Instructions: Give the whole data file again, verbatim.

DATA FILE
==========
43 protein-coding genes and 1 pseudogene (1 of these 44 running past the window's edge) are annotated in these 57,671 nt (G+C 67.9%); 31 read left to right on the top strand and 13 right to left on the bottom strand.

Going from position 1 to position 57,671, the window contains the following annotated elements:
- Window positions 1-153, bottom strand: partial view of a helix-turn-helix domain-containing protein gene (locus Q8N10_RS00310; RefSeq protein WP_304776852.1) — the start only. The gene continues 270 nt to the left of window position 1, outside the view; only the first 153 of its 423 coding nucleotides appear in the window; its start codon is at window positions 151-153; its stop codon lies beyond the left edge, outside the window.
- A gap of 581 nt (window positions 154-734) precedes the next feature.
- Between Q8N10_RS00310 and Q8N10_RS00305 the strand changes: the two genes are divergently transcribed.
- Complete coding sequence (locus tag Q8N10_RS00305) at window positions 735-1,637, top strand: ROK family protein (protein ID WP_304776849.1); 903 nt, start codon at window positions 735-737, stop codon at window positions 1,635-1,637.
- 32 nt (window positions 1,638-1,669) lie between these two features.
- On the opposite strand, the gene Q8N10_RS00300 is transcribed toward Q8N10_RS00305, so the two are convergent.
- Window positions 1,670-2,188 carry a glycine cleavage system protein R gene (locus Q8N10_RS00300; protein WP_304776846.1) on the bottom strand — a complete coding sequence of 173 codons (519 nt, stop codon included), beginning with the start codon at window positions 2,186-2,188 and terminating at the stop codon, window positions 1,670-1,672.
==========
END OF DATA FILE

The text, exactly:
43 protein-coding genes and 1 pseudogene (1 of these 44 running past the window's edge) are annotated in these 57,671 nt (G+C 67.9%); 31 read left to right on the top strand and 13 right to left on the bottom strand.

Going from position 1 to position 57,671, the window contains the following annotated elements:
- Window positions 1-153, bottom strand: partial view of a helix-turn-helix domain-containing protein gene (locus Q8N10_RS00310; RefSeq protein WP_304776852.1) — the start only. The gene continues 270 nt to the left of window position 1, outside the view; only the first 153 of its 423 coding nucleotides appear in the window; its start codon is at window positions 151-153; its stop codon lies beyond the left edge, outside the window.
- A gap of 581 nt (window positions 154-734) precedes the next feature.
- Between Q8N10_RS00310 and Q8N10_RS00305 the strand changes: the two genes are divergently transcribed.
- Complete coding sequence (locus tag Q8N10_RS00305) at window positions 735-1,637, top strand: ROK family protein (protein ID WP_304776849.1); 903 nt, start codon at window positions 735-737, stop codon at window positions 1,635-1,637.
- 32 nt (window positions 1,638-1,669) lie between these two features.
- On the opposite strand, the gene Q8N10_RS00300 is transcribed toward Q8N10_RS00305, so the two are convergent.
- Window positions 1,670-2,188 carry a glycine cleavage system protein R gene (locus Q8N10_RS00300; protein WP_304776846.1) on the bottom strand — a complete coding sequence of 173 codons (519 nt, stop codon included), beginning with the start codon at window positions 2,186-2,188 and terminating at the stop codon, window positions 1,670-1,672.